While deciding whether Hindu Marriage Act have application on a couple belonging to Scheduled Tribe for purpose of dissolution of marriage, a Division Bench of S. Talapatra* and S.G. Chattopadhyay, JJ., in Rupa Debbarma v. Tapash Debbarma, 2020 SCC OnLine Tri 425, held that Section 2(2) of the Hindu Marriage Act has the imminent effect of the statutory exclusion that the person belonging to any Scheduled Tribe within the meaning of clause (25) of Article 366 of the Constitution will in the matter of marriage, continue to be governed by their customary laws, which are akin to the personal law and not any provision of the Hindu Marriage Act.
A Single Judge Bench of S. Talapatra J.*, in Rirasatnai Halam v. State of Tripura, 2018 SCC OnLine Tri 115, addressed a petition seeking claim under the Employee’s Compensation Act, 1923 by stressing upon the categories of employees constituted under the definition of ‘employee’ under Section 2(dd) of the said Act and held that an ‘employee’ covered under ‘MGNREGA’ is not entitled to claim compensation under the Employee’s Compensation Act, 1923
A single bench comprising of S. Talapatra, J., departed from Section 3(2)(b) of the Medical Termination of Pregnancy Act, 1971 in Jhuma Roy v. State of Tripura, 2019 SCC OnLine Tri 80, and allowed termination of 20-weeks pregnancy of a 12-year old rape victim in response to necessity created by a human emergency. The Court stated that “having considered the injury that might torment the mental health of this young girl, this Court has taken the undertaking made by the mother seriously. In the circumstance, the foetus be terminated forthwith, making a departure from Section 3(2)(b) of the Medical Termination of Pregnancy Act, 1971 for responding to the necessity created by human emergency.”
A single bench comprising of S. Talapatra, J., in Samudra Debbarma v. State of Tripura, 2019 SCC OnLine Tri 145, allowed a petition directing Tripura Public Service Commission (TPSC) to complete the recruitment process within eight months from the date of judgment and observed that respondent had utterly failed to provide any reason for cancelling the recruitment process because no foundation had been raised to show that action has been taken to protect any greater or public interest the mode prescribed by those service rules for selection is infested impediment in following that procedure.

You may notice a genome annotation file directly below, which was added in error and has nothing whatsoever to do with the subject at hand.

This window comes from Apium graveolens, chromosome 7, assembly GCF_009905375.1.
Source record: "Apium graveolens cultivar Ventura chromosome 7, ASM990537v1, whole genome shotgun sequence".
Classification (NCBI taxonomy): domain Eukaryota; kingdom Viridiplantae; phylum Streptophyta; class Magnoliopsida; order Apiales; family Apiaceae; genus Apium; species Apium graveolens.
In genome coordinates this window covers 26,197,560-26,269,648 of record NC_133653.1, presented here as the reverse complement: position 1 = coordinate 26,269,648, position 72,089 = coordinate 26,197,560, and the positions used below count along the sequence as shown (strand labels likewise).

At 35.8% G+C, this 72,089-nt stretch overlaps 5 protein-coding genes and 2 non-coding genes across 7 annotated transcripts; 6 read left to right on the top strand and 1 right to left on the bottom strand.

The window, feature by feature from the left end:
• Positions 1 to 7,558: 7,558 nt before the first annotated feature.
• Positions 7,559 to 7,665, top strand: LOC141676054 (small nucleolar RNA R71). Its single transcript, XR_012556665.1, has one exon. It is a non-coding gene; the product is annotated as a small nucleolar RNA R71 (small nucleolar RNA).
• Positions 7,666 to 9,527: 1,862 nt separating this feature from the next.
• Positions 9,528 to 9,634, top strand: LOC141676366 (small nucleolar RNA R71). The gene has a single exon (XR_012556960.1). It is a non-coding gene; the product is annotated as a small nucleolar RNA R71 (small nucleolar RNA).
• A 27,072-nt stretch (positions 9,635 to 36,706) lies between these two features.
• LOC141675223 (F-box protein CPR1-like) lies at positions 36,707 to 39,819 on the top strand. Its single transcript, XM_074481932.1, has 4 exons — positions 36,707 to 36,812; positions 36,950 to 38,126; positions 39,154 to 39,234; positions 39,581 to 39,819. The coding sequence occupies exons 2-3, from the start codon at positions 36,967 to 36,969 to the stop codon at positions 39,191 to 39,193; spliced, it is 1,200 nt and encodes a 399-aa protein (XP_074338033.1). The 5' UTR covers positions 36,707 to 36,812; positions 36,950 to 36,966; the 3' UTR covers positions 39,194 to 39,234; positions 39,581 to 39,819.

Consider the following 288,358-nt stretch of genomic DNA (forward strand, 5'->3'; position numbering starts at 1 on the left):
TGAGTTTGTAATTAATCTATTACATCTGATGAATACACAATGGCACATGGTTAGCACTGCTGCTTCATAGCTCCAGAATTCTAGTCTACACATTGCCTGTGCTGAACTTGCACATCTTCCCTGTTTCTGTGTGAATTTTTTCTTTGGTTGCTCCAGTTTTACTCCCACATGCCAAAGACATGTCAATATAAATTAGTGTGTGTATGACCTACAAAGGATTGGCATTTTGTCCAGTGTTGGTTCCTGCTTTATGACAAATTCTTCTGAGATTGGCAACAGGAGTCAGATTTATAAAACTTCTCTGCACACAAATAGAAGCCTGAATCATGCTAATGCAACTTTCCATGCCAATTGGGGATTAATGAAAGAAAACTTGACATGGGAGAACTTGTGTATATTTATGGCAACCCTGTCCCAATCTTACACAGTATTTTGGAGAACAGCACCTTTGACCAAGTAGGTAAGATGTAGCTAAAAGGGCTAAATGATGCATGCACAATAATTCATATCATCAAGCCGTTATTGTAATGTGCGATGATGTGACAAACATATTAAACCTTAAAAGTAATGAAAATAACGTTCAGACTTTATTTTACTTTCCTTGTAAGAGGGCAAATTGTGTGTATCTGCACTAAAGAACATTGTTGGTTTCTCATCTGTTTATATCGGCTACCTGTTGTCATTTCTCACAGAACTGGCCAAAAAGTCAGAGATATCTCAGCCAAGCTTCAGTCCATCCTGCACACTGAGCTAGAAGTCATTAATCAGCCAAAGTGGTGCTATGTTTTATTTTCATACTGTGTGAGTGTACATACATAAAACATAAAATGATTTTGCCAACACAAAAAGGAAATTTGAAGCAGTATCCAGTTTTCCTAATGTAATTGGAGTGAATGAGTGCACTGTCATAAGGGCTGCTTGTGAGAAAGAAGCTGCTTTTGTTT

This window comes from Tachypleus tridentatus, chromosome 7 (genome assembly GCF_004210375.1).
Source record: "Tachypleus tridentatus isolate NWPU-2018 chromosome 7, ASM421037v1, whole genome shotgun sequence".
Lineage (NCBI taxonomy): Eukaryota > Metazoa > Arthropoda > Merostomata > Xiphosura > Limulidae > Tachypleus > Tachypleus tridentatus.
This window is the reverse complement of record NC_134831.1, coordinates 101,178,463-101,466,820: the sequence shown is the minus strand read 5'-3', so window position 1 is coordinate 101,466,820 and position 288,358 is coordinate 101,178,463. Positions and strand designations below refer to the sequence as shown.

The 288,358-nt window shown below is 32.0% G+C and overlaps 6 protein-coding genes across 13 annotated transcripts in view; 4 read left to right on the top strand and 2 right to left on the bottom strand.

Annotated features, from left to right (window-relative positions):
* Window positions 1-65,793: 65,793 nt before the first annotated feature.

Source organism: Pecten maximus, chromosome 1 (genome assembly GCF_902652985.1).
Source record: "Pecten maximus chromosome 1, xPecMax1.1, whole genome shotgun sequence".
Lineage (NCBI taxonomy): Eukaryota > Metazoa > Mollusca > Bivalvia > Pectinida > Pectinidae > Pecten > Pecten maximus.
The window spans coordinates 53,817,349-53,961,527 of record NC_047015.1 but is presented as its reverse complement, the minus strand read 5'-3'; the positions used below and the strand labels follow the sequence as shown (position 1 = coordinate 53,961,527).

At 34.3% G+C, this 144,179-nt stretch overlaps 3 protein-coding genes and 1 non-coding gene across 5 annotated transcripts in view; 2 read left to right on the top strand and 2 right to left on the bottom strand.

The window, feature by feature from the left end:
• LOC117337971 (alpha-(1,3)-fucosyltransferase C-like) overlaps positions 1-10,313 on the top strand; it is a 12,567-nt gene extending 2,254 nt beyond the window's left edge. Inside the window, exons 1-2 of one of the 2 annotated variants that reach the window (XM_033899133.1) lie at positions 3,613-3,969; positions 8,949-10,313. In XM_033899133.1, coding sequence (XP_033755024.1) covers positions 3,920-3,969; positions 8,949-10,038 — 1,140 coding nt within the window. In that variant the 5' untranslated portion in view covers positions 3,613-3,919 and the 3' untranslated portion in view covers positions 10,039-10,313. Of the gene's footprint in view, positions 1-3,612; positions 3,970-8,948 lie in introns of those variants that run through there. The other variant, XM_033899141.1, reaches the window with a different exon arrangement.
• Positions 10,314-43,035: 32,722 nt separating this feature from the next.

While deciding a case, Jayanta Kalai v. State of Tripura, 2013 SCC OnLine Gau 331, related to gang rape of two victims, a Division bench comprising of U.B. Saha and S. Talapatra,* JJ., held that the prosecution has succeeded to establish that both the prosecutrix were the victim of gang rape and directed the State Government to provide compensation to both the victims of the gang rape in terms of Section 357 of the CrPC. The Court further directed the Government of Tripura to determine the compensation on humane consideration, since the compensation has not been quantified by this Court with expectation that a reasonable compensation would be determined by the Government of Tripura.
While deciding a compensation case where the deceased was abducted from bus by the extremists without any motive to kill him but to frighten by their ferocity but later died , a single-judge bench comprising of S. Talapatra,* J., in Basu Mati Debbarma v. Anita Debbarma, 2013 SCC OnLine Gau 514, held that the said death has to be inferred as death occurring from the use of motor vehicle and the victim should be paid compensation in terms of Section 168 of Motor Vehicles Act.
Justice Subhasis Talapatra’s Contributions
Throughout his career, Justice Talapatra actively participated in various national and international legal forums, demonstrating his commitment to improving the justice system and promoting legal education. Notably, he attended the World Congress on Justice for Children at UNESCO, Paris, from 28-03-2018 to 30-03-2018.15